The use of Appropriate Dispute Resolution (ADR) mechanisms is said to have played a significant role in reuniting the people of Sierra Leone many years after the civil conflict in the country.
John P. Bangura, Programme Manager of Timap for Justice, a non-governmental organisation providing paralegal services in Sierra Leone told ADR Daily in Accra that about 70-75 percent of the population use ADR to resolve their differences.
The West African country which operates a dualist legal system has a little over 450 lawyers and legal practitioners across the country with 90 percent of them providing their services in the capital, Freetown, which has 20-25 percent of the population.
The inadequate legal practitioners across the rural communities and other parts of the country leave the people with no choice than to adopt and apply ADR, which is traditionally accepted as a conflict resolution mechanism.
Mr Bangura said, “Traditionally that has been in use for a long time, so basically this is what has been in existence because you look at the formal system; it’s complex, it’s difficult to understand. Also one has to walk a long distance to access a court and ultimately what you want to have is to resolve a dispute amicably for it not to be adversarial.”
“At the end of the day, you want the disputes to be resolved amicably among the parties so ADR has to be used in order for us to have harmony in our societies because the essential part is that what is available is practical. It is what has be used so people do not spend the little money they have to pursue their legal cases at the formal courts,” he said.
He said the people find the court system “slow, costly and lack knowledge of how the court system operates” and those are the things they look out for.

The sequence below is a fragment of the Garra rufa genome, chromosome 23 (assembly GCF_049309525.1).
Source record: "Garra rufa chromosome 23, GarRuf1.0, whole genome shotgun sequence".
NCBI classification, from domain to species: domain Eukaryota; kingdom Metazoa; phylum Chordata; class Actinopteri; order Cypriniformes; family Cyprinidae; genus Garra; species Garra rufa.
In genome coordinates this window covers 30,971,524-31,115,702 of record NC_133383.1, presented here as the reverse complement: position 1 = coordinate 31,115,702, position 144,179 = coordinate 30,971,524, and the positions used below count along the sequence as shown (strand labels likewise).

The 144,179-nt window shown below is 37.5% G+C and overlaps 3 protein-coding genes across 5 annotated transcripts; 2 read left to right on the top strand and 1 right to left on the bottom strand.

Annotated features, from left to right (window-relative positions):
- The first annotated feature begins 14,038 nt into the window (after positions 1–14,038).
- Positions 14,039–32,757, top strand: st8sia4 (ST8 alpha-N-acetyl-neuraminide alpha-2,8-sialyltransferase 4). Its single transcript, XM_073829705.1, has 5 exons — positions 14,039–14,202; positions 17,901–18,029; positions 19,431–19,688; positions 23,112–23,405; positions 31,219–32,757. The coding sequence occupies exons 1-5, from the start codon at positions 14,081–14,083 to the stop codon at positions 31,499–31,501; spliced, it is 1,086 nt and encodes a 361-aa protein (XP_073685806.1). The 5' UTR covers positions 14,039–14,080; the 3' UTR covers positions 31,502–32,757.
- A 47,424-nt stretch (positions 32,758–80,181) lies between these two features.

“ADR is the way forward; that is what has been in existence, and that is what is working because it is affordable and accessible,” he stated.
Owing to the enormous contribution of ADR towards the resolution of disputes in Sierra Leone, he explained that the Legal Aid Board 2012 Act recognises and permits ADR service providers to operate in the country.
He said although the State was officially yet to train personnel in ADR practice, some NGOs through donor support, were providing professional services to the citizenry, usually at no cost.
Most of the cases handled by the various ADR service providers in the country, he said, include minor civil cases like child neglect, marital disputes, community and neighbour relations disputes, and land disputes.
In 2009, Timap for Justice implemented a project funded by the Department for International Development (DFID) in the United Kingdom (UK).
The project was financed for 18 months which was primarily to provide ADR services mainly; mediation services at the community level through the use of paralegal and community mediators.
Under the project, 300 community mediators were trained in the Bo and Makini Districts and were able to resolve a total of 2,232 cases amicably devoid of challengers at the end of the period.
Notwithstanding the enormous contribution of ADR to the legal system in Sierra Leone, Bangura disclosed some challenges confronting the practice, citing “the lack of capacity building for the service providers to provide professional and accessible ADR services.”
Secondly, most of the service providers are being funded by donors, and with the global economic downturn, most donors were withdrawing their support which could adversely affect the output of the ADR centres.
“Also, there is lack of knowledge on the part of the people; they do not have a clear understanding of how ADR works within the rural areas,” he said, adding the difficult to reach the rural zones remained a challenge.
Mr Bangura called for partnership from ADR institutions outside Sierra Leone and urged them to partner the Sierra Leone government and NGOs to build the capacity of ADR service providers to be able to reach the entire country to provide services professionally and systematically.
Source: Francis Tandoh/adrdaily.com